You don't know what inspires you. You like to think you know what inspires you, but in the final analysis I don't think you really do. It's great to look at a blank sheet of paper, you know, and walk up to an instrument and not know what's gonna happen. It's the most challenging thing I do.




I always loved music. You know, my parents said I started singing when I was 4, in the car.




My band is so dedicated, everybody works very hard. The No. 1 priority is the show, and it's pretty cool because we all pull together, and it's fun. It's like being on a sports team or something.




I write probably 80 percent of my stuff over the winter.




I had kids at age 47, and very late in life, and I'd been doing it for 30 straight years, writing songs, making a record and touring and starting the process right over.




I love working with different musicians in the studio, that's a real joy working with someone for the first time.




You can't get a good crew and a good sound system, and a good light system if you do a small tour. If you want the best, those guys want a commitment of about 4 to 6 months. And I'd want the best people and the best stuff.




I drive a Mustang. A 2005 five-speed GT convertible.




We've got to practice three weeks, get the kinks out, then we've got to practice three weeks with the crew, and then go out for four months. It's just a huge chunk of time out of life.




Every now and then you'll nail one that's really, really special. And that's what you live for.




I do try to go home as much as possible after each show. I've got my own plane. I'm very fortunate.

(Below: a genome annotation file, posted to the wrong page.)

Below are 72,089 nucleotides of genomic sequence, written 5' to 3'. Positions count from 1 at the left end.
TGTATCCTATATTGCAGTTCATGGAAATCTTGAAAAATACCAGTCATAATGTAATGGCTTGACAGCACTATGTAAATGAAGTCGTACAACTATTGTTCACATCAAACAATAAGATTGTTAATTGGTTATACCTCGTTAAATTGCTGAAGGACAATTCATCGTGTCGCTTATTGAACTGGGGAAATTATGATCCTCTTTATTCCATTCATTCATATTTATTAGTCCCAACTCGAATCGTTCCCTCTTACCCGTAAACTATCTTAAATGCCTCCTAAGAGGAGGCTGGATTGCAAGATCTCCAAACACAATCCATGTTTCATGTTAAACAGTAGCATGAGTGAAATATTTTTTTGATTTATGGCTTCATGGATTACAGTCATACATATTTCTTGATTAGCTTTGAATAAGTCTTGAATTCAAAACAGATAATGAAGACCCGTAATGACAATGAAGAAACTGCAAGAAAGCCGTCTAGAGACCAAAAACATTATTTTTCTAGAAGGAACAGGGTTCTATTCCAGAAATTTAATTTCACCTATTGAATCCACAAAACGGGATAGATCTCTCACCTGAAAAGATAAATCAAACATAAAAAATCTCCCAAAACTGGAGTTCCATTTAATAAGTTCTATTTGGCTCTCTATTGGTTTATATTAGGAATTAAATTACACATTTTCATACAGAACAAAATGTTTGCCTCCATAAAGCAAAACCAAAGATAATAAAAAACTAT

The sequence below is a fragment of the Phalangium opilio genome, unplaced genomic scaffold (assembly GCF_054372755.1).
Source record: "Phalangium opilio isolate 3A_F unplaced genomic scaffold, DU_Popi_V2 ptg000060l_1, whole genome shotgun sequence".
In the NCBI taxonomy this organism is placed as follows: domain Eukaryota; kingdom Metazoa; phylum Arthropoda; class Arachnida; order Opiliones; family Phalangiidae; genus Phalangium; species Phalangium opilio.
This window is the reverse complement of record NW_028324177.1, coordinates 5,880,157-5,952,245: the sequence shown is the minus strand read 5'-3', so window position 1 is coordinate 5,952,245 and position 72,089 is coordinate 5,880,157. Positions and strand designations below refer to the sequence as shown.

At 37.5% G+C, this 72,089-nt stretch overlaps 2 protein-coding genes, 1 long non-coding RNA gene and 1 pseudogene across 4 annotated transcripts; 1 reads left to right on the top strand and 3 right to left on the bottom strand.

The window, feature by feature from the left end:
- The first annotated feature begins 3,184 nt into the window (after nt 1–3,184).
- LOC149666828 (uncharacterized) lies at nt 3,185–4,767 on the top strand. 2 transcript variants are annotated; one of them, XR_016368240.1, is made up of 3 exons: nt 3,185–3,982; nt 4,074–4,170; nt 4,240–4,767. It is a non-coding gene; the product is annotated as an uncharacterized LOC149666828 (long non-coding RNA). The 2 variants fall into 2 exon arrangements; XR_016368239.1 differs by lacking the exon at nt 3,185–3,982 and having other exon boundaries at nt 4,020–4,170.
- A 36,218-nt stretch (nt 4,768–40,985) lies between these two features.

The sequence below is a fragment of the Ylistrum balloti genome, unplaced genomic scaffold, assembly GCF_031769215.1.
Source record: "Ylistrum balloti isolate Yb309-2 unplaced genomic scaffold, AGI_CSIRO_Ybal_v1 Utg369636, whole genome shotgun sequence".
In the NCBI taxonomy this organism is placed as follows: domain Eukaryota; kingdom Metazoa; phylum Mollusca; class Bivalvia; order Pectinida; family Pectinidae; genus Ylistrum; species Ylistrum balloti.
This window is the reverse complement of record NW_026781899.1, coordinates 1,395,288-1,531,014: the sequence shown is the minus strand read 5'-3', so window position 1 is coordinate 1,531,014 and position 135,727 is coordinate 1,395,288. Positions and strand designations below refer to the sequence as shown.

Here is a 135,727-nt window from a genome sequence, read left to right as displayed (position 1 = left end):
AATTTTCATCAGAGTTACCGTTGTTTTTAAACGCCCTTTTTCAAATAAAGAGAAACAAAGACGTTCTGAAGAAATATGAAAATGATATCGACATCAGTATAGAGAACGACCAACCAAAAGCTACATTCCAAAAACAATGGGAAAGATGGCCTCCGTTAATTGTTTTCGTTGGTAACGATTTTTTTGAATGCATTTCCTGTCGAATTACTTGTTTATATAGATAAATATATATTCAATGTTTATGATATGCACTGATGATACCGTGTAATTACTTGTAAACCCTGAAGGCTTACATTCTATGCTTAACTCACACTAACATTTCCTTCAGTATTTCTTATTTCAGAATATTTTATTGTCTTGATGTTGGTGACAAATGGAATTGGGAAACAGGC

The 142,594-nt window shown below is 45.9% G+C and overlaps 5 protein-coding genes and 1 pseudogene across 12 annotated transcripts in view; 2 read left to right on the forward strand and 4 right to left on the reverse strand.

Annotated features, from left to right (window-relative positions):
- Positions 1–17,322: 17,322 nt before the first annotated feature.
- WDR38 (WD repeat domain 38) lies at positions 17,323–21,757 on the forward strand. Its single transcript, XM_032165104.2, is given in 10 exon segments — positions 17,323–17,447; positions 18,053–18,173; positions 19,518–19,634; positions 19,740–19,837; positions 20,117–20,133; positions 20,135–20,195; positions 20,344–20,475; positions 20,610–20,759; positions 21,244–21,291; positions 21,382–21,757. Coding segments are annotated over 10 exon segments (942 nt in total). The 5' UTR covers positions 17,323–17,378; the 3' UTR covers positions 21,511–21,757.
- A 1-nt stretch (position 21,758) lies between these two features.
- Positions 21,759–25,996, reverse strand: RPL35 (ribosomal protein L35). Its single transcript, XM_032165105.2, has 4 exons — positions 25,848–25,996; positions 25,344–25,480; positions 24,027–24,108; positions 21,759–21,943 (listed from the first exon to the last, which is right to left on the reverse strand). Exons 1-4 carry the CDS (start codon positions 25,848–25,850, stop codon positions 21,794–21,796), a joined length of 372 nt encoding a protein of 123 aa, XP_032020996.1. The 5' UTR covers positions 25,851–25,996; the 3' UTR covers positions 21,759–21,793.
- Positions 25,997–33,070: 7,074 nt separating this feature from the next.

I wish I didn't know now what I didn't know then.




Radio is so fragmented, it's unbelievable.




I never say never, because I don't want to be one of those guys.




Certain songs are almost like folk songs, which I love. I love folk music, and if you listen to 'Live Bullet,' there's 'Jody Girl,' which is almost a folk song, and I've always loved folk music. Quiet music, I don't try to do that with - I try to set a mood. But most of the stuff I do enjoy recording is up-tempo, and yes, I try to recreate that.




When you have kids, you start thinking about their future and you forget about yours.




The two hours onstage is great. But I can only play a show and then take a night off. I have to sing for two hours, and then I've gotta rest it for a night. So it's the other 46 hours that are just boring as heck.




I was a runner, a failed quarterback, third-string quarterback, but in track I was a 2-miler.




My father left us when I was 10, so I had to make enough money for us to be able to live in a house because my brother went in the service during Vietnam and I was sole support of my mother. And she had no skills, really, except to clean other people's houses. So I had to have a bunch of jobs, you know, as well as music.




I really like the thing I did with Martina McBride. I had that song sitting around for a long time.




I had the opportunity to be around my kids a lot. I guess I could have kept working, but I had them when I was 47. You only get to see all this stuff once. I just chose to work at home and watch them.




It took me a long time to learn how to write a good song.